The Offending Christ

Mark 6

In our journey with Jesus from his birth to his baptism to his first public appearances as the Christ, we read today of his return to his hometown.

The word had gotten around that this kid from Nazareth, whom they all knew, Mary’s kid, had become a big hit in the surrounding towns. There must have been a great turnout for the service. I can imagine it being packed.

When he is asked to speak, we hear of two things happening.

Firstly, the crowd gathered was astounded.

And then it says, Jesus was amazed.

Reminds me of the saying, “behind every successful man there is a surprised mother-in-law”.

The author of Mark’s Gospel uses the skillful play of words to make a point.

Firstly we are told in verse 2 the gathered people were “astounded” when they heard Jesus speak. In the original Greek text the word means to be so amazed that your experience is bordering on panic.

Secondly, we read at the end of this story how Jesus was “amazed” by their unblief. The original Greek means “to be astonished out of one’s senses”.

These are two radical reactions. Firstly, the gathered people in the synagogue are so amazed that they are bordering on panic and secondly Jesus is astonished out of his senses. The British would call it “gobstruck”.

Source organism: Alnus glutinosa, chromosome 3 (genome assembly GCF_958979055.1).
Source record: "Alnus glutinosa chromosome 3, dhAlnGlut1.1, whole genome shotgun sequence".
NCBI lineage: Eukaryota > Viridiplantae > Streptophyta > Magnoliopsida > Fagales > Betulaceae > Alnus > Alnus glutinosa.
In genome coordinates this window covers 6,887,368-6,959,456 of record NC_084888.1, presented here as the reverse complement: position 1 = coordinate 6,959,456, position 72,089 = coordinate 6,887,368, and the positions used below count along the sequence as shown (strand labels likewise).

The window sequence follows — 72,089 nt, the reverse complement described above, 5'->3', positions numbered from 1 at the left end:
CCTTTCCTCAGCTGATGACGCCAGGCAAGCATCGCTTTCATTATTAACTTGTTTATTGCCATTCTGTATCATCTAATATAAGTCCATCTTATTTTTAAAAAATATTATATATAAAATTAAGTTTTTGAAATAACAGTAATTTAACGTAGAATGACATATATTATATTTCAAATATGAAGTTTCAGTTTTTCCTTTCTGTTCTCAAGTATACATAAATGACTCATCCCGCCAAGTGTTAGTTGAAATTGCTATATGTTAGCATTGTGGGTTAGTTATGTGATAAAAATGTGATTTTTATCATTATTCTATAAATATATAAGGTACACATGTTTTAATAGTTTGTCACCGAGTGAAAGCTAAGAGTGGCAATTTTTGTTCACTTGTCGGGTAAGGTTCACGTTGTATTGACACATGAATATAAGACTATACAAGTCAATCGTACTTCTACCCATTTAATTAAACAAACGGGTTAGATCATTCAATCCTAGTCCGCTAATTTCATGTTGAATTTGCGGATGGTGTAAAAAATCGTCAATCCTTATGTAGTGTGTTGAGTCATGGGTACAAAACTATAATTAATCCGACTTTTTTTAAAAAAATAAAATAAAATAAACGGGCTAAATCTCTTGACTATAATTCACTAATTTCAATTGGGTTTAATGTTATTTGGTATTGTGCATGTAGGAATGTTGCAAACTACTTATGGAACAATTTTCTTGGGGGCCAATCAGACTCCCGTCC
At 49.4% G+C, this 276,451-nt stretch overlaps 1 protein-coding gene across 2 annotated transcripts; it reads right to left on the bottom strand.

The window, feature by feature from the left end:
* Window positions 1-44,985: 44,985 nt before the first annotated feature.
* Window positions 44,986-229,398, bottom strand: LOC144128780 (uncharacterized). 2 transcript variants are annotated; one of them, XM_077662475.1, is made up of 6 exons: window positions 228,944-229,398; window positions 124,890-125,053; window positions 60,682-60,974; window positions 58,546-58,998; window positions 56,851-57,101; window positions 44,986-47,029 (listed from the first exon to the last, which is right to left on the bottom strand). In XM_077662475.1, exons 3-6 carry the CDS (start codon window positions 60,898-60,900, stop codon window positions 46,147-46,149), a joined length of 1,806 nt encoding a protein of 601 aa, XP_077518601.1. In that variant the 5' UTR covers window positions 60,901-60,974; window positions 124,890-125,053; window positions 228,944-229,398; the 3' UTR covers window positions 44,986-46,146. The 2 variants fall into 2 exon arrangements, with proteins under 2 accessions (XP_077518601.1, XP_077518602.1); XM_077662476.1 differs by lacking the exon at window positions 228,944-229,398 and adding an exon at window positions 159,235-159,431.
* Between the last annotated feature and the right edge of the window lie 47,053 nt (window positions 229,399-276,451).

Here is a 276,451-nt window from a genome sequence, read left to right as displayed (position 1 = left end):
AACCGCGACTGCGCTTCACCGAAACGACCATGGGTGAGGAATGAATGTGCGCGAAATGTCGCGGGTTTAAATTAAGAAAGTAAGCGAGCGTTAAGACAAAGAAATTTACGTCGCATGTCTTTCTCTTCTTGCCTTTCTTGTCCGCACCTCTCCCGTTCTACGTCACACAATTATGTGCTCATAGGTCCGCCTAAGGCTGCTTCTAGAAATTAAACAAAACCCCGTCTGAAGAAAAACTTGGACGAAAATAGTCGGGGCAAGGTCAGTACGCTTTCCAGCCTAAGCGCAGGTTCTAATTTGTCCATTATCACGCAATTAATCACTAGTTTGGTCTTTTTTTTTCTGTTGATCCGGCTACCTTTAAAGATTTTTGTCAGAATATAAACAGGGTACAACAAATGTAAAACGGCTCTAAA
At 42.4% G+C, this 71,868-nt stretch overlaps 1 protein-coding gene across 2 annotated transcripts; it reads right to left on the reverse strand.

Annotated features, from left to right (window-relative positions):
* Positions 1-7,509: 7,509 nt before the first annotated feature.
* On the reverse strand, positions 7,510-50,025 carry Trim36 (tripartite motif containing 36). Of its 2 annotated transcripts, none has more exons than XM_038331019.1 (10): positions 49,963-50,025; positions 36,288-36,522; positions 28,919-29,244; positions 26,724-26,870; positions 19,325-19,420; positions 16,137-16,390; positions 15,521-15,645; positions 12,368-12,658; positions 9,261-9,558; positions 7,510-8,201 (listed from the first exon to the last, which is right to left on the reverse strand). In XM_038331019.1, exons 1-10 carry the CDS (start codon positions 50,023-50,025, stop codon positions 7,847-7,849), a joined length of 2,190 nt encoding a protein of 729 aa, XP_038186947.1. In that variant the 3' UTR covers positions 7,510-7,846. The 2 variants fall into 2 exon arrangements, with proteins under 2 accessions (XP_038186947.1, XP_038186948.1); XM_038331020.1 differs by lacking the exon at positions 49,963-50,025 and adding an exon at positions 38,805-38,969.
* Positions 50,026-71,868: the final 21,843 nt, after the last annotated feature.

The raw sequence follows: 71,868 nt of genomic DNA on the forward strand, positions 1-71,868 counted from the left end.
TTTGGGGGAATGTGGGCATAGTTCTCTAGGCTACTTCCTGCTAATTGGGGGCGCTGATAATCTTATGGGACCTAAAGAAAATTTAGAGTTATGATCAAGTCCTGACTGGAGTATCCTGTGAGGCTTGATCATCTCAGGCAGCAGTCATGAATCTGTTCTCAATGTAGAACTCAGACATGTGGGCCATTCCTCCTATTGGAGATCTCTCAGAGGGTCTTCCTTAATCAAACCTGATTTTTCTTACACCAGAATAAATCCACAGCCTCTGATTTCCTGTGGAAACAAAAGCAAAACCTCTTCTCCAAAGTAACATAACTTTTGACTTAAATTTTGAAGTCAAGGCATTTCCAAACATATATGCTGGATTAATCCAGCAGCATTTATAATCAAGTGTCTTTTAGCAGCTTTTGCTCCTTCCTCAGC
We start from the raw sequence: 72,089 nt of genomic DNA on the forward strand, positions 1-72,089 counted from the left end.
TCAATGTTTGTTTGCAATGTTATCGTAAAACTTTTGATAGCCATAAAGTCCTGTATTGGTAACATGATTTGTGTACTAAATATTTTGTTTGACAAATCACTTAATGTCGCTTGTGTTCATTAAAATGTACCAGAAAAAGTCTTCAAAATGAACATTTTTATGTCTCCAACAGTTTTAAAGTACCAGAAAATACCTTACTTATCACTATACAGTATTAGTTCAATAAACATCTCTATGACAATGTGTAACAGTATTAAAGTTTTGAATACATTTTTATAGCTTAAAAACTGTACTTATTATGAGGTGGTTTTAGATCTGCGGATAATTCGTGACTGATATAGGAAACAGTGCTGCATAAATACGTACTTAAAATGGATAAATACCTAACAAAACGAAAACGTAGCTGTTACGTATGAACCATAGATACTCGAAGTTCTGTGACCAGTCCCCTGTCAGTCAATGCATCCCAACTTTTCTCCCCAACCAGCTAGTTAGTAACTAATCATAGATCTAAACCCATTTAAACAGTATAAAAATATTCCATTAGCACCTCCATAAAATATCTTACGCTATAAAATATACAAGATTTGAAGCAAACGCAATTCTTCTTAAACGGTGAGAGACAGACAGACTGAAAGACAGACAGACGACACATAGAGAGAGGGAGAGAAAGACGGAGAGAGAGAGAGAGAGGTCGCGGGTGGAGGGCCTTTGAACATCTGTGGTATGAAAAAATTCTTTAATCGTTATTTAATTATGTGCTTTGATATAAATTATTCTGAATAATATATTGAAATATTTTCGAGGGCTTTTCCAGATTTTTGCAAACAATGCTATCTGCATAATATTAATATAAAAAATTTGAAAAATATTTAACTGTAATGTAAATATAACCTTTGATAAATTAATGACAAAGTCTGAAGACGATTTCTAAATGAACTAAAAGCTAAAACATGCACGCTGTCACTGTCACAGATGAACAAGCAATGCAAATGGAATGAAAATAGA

What we can thus deduce from these events is that neither the crowd nor Jesus was prepared for the reaction of the other.

So, what is it that blew the minds of the home-crowd? We are told that his wisdom and understanding and interpretation of the Scriptures, not to mention his growing reputation, simply became too much for them. They reacted the way people often do when panicked; they rejected him.

He, in return, we are told, was so overwhelmed by their disbelief and anger that he had “lost his power”. What does that mean? It means his prophetic authority, received at his baptism when God declared, “this is my son in whom I am pleased”, was useless among his own people.

They may have heard of the powerful things he had been doing in the surrounding towns and villages, but they were unable to get over the fact that he was just one of them. In small communities like Nazareth and Aquebogue, nothing remains a secret for too long. They knew him too well to be able to recognize who he had become.

This is a traumatic event that shocked the home crowd, Jesus and probably his family. (We will get to them and their reaction in one of the following Sundays.)

What we learn from this event is that prophets often offend our sensibilities. How would we have reacted if one from among us whose private life is pretty well public knowledge, stands before us with a message that offends us?

All the prophets ordained by God had this one thing in common; they offended a great number of people. One can imagine that prophets were lonely people, often threatened, even treated violently. Why, because the TRUTH is dangerous. It hurts.

The TRUTH is not always welcomed.

The prophets of the Old Testament went through many of these same experiences. They had to flee for their lives. They were publicly humiliated and even killed. Who are our modern-day prophets and how do we treat them?